Victim of Domestic Violence Stages Protest Permit

Domestic violence victim Ho Lida sat on a wooden chair with her mouth bound by scarves Monday to symbolize that the government’s refusal to issue a permit to the Cambodian Com­mittee of Women to convene outside the National Assembly had effectively silenced her.

The Phnom Penh Governor’s Office on May 21 denied Cam­bow the right to gather more than 200 victims of domestic violence and women’s NGO representatives on the first day of the Assembly’s new session to urge debate on the long-stalled draft domestic violence law.

Municipal Chief of Cabinet Mann Chhoeun said Sunday the permit was denied in order to main­tain public security and peace.

“My right is being robbed,” Ho Lida, 44, said Monday at the Phnom Penh office of the Project Against Domestic Violence. “I have no chance to meet my parliamentarians to tell them the truth.”

Ho Lida has been married to her husband since 1994, yet not a day has passed in happiness, she said. Frequently hit by him, Ho Lida said she wanted freedom from violence and was using Cambow to voice her concerns to an unresponsive court system.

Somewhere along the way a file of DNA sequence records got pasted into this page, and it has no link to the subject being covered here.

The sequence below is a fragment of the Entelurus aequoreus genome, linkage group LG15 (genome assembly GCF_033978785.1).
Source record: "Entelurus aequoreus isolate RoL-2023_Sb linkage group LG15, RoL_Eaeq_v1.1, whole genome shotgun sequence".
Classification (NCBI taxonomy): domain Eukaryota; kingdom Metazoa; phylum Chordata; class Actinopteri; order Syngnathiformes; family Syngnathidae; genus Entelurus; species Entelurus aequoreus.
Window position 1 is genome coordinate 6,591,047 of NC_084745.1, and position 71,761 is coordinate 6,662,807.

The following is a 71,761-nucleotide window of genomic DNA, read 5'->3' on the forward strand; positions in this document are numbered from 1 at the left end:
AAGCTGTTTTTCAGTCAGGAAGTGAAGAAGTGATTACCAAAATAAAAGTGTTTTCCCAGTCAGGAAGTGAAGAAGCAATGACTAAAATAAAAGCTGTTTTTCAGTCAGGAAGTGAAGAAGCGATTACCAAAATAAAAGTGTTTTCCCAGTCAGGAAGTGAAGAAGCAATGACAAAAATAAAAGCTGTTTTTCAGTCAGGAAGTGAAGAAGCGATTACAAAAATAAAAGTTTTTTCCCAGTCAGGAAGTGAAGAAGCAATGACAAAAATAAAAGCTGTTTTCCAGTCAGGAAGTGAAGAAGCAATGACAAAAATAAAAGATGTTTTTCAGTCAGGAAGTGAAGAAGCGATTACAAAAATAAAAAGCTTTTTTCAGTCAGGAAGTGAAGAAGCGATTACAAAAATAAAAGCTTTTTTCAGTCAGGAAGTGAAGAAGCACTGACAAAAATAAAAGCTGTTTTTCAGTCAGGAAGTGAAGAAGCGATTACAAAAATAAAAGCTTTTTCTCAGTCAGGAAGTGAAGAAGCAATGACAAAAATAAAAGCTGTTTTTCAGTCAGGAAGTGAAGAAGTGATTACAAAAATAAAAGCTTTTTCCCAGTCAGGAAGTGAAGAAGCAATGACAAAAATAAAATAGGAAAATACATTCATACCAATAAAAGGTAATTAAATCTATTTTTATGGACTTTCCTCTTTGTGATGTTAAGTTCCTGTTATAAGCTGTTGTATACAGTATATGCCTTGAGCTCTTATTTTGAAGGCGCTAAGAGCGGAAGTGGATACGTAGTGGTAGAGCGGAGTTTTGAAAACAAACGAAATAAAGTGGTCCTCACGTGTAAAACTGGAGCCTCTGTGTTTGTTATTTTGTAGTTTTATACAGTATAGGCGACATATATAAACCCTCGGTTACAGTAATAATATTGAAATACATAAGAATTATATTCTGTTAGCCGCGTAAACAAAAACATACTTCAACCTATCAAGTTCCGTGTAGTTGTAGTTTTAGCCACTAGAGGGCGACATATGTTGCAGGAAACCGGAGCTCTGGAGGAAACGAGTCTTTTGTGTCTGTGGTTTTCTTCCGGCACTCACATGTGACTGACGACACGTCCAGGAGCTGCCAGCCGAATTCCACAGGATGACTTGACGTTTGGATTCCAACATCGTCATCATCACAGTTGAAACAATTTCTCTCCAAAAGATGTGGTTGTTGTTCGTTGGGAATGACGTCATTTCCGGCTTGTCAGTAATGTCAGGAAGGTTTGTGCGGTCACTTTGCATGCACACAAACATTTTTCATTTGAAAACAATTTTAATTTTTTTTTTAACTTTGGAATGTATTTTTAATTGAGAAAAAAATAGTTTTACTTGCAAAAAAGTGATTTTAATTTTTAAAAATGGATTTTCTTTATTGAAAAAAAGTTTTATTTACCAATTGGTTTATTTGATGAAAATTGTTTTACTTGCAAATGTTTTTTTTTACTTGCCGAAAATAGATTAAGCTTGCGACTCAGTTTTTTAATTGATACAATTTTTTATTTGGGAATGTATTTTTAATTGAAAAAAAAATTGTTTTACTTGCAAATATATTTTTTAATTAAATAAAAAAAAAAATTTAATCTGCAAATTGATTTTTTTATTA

Licadho President Kek Galabru criticized the government for its decision to block the group’s assembly and said the domestic violence law must be passed soon be­cause incidents of abuse are rising. “There are increasing victims of domestic violence, and the court system always acquits of­fenders due to lack of evidence or no law to punish them,” she said.

Parliamentarians met Monday to discuss the draft law and passed the first chapter. The As­sembly did not meet Tuesday.

Local human rights group Ad­hoc recorded 995 domestic violence cases in 2002, compared with 589 cases recorded the year before, said Lim Mony, a representative from Adhoc’s women’s section.

Cambow has been a leader in the fight for the passage of the domestic violence law, which some lawmakers and other wo­men’s groups have criticized for being too vague in its definitions of abuse and for trying to modify traditionally accepted perceptions of marriage in Cambo­dia.

(Ad­ditional reporting by Lor Chan­dara)

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